Results
The Phase 1 findings showed skipping meals and dieting were common among the girls. Most girls had relatively less than recommended consumption of good iron and vitamin C sources with 94% of girls at risk of inadequate iron and 70% at risk of inadequate vitamin C intake (<77% of Indonesian RDA). Differences were noted in nutrient intakes across location and socio-demographic characteristics. Certain personal and environmental influences on the nutrient intakes of the girls were identified. Nutrition knowledge and parent modelling predicted iron intake in a positive direction, family size predicted iron intake in a negative direction (p<0.05). Self-evaluation and location predicted vitamin C intake in a positive direction (p<0.05). Phytate intake was inversely associated with age and dieting, and was positively associated with preference & attitude on GLVB, and nutrition knowledge (p<0.05). MFP-iron intake was positively associated with age, parent modelling, and dieting (p<0.10) but negatively associated with barrier to consume foods important for iron stores (p<0.05)

Phase 2 revealed that the girls reported practising poor eating habits such as skipping meals, frequent snacking of low nutrient-foods, and low consumption of foods rich in iron and vitamin C. The girls’ food preferences indicated a dietary transition from local traditional foods to foreign/Western foods. Knowledge and awareness of anaemia as well as knowledge regarding nutritious foods appeared to be poor. Responses from the three groups of participants revealed many aspects that could influence adolescent girls’ eating habits including their food preferences, ranging from personal, social environmental, to physical environmental factors.

Conclusions
Findings from both phases of the study confirm that a large proportion of the South Sulawesi adolescent girls were at risk of unhealthy eating behaviours and inadequate intakes of nutrients relevant to iron deficiency. As portrayed in the conceptual framework, the adolescents’ eating behaviours were shaped with multilevel influences, with evidence of interactions between their behaviours, some individual characteristics and the environment. Therefore, the adapted conceptual framework from Western adolescents referring to overall perspectives of Social Cognitive Theory and Ecological models was largely applicable to this study population, with the following specific differences. First, this study did not confirm the influence of self-efficacy. Second, further investigations are required to include traditional food beliefs as well as attitudes and preferences toward traditional/Indonesian vs. Western foods as additional concepts to the framework.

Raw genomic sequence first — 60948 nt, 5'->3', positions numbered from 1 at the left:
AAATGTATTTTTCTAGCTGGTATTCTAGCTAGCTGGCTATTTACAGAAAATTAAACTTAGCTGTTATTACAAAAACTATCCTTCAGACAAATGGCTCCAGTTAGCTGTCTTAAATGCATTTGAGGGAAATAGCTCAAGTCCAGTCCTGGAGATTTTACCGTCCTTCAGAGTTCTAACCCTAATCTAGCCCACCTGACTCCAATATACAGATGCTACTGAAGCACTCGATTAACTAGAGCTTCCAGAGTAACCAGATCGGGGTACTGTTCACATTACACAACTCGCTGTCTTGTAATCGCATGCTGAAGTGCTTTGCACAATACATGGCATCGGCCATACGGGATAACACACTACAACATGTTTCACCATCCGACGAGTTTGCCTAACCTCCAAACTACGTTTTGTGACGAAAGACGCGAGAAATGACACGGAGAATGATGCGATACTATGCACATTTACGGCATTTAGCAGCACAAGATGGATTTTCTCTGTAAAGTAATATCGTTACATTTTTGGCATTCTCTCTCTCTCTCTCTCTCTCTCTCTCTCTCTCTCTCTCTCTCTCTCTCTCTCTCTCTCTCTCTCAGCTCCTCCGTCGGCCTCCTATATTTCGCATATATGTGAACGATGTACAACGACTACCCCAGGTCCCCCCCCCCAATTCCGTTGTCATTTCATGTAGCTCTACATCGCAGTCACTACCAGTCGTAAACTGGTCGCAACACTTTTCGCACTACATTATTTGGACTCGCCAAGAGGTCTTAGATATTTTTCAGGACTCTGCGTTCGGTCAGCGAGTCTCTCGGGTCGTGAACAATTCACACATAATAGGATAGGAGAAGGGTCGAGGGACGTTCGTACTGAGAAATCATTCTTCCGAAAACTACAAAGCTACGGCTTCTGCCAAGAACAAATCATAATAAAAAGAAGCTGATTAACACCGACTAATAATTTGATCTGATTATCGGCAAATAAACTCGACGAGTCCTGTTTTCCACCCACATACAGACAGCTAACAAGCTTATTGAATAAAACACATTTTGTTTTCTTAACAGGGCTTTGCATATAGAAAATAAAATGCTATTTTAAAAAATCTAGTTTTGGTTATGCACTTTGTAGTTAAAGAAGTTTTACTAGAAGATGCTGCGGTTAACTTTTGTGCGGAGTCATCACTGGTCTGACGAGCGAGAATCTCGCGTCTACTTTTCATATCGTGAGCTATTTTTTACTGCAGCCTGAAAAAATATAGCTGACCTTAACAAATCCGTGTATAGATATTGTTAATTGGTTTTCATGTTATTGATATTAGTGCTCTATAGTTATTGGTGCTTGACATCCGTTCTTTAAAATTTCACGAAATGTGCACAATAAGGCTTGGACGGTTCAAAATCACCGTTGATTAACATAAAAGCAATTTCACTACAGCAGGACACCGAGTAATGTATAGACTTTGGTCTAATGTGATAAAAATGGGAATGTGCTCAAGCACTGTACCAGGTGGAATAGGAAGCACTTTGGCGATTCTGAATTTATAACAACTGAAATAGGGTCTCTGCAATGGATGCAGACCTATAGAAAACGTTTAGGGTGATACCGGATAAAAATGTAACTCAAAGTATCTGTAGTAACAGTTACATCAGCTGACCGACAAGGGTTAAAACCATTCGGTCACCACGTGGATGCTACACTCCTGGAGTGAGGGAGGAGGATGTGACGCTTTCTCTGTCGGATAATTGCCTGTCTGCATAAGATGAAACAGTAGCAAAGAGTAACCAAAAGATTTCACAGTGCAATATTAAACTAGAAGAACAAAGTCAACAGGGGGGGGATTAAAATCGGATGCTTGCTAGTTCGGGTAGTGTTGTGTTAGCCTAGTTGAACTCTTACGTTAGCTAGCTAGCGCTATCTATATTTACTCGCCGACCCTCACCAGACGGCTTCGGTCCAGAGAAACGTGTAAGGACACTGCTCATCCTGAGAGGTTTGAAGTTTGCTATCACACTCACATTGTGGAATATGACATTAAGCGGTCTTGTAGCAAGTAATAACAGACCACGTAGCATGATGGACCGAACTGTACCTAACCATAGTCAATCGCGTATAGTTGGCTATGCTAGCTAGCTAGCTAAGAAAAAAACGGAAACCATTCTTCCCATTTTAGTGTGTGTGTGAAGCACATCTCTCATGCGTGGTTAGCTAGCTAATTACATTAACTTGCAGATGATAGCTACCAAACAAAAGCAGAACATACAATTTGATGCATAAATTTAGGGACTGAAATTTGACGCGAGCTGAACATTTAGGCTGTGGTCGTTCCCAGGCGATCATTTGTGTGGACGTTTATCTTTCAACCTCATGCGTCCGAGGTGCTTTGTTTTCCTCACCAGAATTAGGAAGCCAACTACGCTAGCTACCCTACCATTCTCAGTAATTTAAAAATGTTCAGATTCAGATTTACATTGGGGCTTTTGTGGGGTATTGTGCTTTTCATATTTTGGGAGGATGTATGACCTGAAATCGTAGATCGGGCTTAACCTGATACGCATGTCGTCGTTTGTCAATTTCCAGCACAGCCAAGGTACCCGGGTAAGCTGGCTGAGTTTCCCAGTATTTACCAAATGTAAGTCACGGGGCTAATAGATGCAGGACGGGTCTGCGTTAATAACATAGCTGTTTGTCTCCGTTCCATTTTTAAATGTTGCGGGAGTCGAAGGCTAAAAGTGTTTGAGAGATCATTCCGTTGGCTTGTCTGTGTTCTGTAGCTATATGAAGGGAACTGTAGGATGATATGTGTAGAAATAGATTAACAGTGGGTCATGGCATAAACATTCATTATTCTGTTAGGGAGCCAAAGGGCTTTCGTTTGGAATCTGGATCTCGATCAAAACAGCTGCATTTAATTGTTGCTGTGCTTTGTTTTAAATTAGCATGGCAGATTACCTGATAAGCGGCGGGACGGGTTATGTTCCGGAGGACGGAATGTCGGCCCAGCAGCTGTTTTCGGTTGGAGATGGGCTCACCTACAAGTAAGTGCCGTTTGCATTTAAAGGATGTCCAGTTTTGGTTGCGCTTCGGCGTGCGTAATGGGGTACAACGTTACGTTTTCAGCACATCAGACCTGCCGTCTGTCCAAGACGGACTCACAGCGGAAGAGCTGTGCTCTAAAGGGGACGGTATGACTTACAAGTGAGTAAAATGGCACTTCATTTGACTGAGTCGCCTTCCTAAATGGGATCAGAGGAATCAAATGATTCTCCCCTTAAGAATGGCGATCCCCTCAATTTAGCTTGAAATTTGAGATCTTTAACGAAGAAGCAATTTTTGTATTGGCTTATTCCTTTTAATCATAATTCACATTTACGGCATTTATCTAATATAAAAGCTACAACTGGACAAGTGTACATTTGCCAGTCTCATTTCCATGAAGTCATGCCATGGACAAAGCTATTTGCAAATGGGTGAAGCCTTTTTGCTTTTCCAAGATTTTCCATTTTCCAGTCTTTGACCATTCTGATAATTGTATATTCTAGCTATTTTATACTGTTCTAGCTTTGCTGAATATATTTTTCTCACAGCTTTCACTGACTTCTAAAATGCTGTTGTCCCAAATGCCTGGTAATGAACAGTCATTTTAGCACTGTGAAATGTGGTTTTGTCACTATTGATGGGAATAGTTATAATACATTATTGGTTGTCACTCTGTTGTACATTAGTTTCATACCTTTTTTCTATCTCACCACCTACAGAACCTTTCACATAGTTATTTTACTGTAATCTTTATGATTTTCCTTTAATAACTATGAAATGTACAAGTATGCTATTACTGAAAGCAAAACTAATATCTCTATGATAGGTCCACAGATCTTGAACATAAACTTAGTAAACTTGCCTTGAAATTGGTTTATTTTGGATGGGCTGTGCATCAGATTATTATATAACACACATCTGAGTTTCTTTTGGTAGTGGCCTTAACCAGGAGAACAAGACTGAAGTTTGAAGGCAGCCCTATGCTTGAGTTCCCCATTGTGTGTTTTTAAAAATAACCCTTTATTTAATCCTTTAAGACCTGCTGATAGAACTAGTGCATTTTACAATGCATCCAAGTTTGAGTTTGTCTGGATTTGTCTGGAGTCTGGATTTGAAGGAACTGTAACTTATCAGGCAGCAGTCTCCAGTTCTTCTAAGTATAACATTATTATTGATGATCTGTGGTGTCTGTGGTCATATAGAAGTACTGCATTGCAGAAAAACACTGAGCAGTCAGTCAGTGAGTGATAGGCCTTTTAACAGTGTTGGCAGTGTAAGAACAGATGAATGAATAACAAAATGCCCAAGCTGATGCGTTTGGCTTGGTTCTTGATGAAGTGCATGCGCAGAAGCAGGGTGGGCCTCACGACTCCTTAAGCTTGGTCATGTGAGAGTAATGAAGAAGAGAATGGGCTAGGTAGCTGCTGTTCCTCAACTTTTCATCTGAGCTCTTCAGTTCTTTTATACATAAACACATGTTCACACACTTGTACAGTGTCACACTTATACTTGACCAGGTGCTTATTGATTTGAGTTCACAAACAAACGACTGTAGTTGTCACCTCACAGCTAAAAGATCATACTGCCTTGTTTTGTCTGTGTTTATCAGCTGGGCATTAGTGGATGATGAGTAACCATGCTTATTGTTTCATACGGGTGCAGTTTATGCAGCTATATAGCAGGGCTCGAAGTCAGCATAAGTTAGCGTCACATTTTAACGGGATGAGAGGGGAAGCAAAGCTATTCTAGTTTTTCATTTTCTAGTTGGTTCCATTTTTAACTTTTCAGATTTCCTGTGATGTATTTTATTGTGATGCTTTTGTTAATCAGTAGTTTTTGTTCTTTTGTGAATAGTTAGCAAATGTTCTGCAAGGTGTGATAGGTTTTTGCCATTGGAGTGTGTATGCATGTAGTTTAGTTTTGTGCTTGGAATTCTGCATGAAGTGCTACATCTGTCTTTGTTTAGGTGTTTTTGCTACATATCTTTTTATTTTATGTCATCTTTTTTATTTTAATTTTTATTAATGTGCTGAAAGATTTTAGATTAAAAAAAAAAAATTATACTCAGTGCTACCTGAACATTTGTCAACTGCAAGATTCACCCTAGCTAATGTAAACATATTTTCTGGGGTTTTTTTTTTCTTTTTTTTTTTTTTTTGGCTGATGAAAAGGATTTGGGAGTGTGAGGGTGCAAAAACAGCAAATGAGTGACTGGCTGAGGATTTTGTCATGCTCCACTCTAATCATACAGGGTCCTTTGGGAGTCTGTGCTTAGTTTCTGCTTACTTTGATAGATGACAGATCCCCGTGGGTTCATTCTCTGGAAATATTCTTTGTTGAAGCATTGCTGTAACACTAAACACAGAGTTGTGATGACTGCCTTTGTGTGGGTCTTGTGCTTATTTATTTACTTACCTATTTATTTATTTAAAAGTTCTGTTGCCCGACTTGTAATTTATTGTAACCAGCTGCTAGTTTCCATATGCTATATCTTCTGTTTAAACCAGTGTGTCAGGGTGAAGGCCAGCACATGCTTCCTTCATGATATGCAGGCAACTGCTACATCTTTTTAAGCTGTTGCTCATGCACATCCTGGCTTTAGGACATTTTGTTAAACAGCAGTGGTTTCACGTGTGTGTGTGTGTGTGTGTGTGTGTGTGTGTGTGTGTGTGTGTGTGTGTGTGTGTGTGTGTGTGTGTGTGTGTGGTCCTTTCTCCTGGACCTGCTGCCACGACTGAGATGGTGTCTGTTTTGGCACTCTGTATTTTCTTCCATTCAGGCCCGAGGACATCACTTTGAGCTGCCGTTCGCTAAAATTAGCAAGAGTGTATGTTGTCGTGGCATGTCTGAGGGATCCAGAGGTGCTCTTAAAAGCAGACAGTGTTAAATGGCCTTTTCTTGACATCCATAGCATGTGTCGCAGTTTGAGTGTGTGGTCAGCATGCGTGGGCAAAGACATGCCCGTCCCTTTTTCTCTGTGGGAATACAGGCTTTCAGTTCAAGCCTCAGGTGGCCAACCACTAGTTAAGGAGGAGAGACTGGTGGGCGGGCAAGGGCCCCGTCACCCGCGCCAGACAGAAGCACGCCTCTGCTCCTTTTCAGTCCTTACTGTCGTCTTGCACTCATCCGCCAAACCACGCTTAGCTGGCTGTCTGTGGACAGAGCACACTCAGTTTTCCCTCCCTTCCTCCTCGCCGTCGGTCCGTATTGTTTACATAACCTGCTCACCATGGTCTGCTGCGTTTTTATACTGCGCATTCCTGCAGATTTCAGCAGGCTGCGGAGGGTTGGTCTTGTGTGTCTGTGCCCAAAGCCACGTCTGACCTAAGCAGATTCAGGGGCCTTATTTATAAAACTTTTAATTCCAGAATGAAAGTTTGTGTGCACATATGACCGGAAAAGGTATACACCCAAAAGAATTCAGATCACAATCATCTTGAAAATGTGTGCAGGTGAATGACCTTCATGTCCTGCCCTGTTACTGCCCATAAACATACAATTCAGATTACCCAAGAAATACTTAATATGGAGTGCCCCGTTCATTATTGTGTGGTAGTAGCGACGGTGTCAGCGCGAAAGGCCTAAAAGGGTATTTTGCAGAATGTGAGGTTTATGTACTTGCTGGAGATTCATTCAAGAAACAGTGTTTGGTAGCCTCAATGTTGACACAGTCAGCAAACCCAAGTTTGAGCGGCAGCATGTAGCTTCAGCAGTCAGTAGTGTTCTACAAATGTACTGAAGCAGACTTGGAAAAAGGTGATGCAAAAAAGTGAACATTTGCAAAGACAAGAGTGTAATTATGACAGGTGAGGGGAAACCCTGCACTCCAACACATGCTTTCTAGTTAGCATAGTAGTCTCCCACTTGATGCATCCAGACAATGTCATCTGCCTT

Keyword Eating behaviours
Adolescent
Iron deficiency anaemia
Formative research
Indonesia
Additional Notes Page should be printed in colour: 59, 84, 105, 185, 186 Page should printed in landscape: 72, 73, 105, 121, 181, 182, 183, 184

 
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Created: Wed, 01 Aug 2012, 11:18:49 EST by Ms . Rahayu Indriasari on behalf of Scholarly Publishing and Digitisation Service